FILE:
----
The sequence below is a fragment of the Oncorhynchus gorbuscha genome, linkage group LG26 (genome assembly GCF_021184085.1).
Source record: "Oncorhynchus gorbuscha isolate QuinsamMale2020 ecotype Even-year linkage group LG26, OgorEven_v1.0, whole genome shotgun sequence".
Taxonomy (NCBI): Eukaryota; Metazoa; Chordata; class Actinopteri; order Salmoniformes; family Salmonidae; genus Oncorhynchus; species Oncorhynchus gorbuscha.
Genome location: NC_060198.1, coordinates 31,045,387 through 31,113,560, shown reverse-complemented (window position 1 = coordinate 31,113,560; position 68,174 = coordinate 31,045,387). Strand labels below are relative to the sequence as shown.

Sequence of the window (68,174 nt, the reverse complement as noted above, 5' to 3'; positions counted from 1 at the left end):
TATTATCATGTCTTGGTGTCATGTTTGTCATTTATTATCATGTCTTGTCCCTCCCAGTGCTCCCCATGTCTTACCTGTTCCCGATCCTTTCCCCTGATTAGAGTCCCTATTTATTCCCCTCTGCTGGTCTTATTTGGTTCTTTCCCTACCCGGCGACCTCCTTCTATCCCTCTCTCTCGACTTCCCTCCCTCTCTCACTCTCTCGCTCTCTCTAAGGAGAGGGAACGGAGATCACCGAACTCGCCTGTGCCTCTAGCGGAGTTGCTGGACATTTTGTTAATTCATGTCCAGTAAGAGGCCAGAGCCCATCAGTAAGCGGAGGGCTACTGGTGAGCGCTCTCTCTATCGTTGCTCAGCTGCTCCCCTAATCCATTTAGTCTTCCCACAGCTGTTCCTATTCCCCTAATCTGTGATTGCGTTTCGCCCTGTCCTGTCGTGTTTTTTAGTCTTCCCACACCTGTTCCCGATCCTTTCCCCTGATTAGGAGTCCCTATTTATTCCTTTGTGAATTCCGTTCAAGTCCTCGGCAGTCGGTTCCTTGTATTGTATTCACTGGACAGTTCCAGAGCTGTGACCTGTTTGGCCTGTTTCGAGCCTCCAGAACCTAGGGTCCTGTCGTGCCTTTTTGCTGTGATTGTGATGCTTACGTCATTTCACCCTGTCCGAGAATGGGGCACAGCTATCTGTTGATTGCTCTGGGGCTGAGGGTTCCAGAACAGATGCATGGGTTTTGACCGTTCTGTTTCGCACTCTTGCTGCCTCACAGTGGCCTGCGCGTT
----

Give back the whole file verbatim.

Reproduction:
The sequence below is a fragment of the Oncorhynchus gorbuscha genome, linkage group LG26 (genome assembly GCF_021184085.1).
Source record: "Oncorhynchus gorbuscha isolate QuinsamMale2020 ecotype Even-year linkage group LG26, OgorEven_v1.0, whole genome shotgun sequence".
Taxonomy (NCBI): Eukaryota; Metazoa; Chordata; class Actinopteri; order Salmoniformes; family Salmonidae; genus Oncorhynchus; species Oncorhynchus gorbuscha.
Genome location: NC_060198.1, coordinates 31,045,387 through 31,113,560, shown reverse-complemented (window position 1 = coordinate 31,113,560; position 68,174 = coordinate 31,045,387). Strand labels below are relative to the sequence as shown.

Sequence of the window (68,174 nt, the reverse complement as noted above, 5' to 3'; positions counted from 1 at the left end):
TATTATCATGTCTTGGTGTCATGTTTGTCATTTATTATCATGTCTTGTCCCTCCCAGTGCTCCCCATGTCTTACCTGTTCCCGATCCTTTCCCCTGATTAGAGTCCCTATTTATTCCCCTCTGCTGGTCTTATTTGGTTCTTTCCCTACCCGGCGACCTCCTTCTATCCCTCTCTCTCGACTTCCCTCCCTCTCTCACTCTCTCGCTCTCTCTAAGGAGAGGGAACGGAGATCACCGAACTCGCCTGTGCCTCTAGCGGAGTTGCTGGACATTTTGTTAATTCATGTCCAGTAAGAGGCCAGAGCCCATCAGTAAGCGGAGGGCTACTGGTGAGCGCTCTCTCTATCGTTGCTCAGCTGCTCCCCTAATCCATTTAGTCTTCCCACAGCTGTTCCTATTCCCCTAATCTGTGATTGCGTTTCGCCCTGTCCTGTCGTGTTTTTTAGTCTTCCCACACCTGTTCCCGATCCTTTCCCCTGATTAGGAGTCCCTATTTATTCCTTTGTGAATTCCGTTCAAGTCCTCGGCAGTCGGTTCCTTGTATTGTATTCACTGGACAGTTCCAGAGCTGTGACCTGTTTGGCCTGTTTCGAGCCTCCAGAACCTAGGGTCCTGTCGTGCCTTTTTGCTGTGATTGTGATGCTTACGTCATTTCACCCTGTCCGAGAATGGGGCACAGCTATCTGTTGATTGCTCTGGGGCTGAGGGTTCCAGAACAGATGCATGGGTTTTGACCGTTCTGTTTCGCACTCTTGCTGCCTCACAGTGGCCTGCGCGTT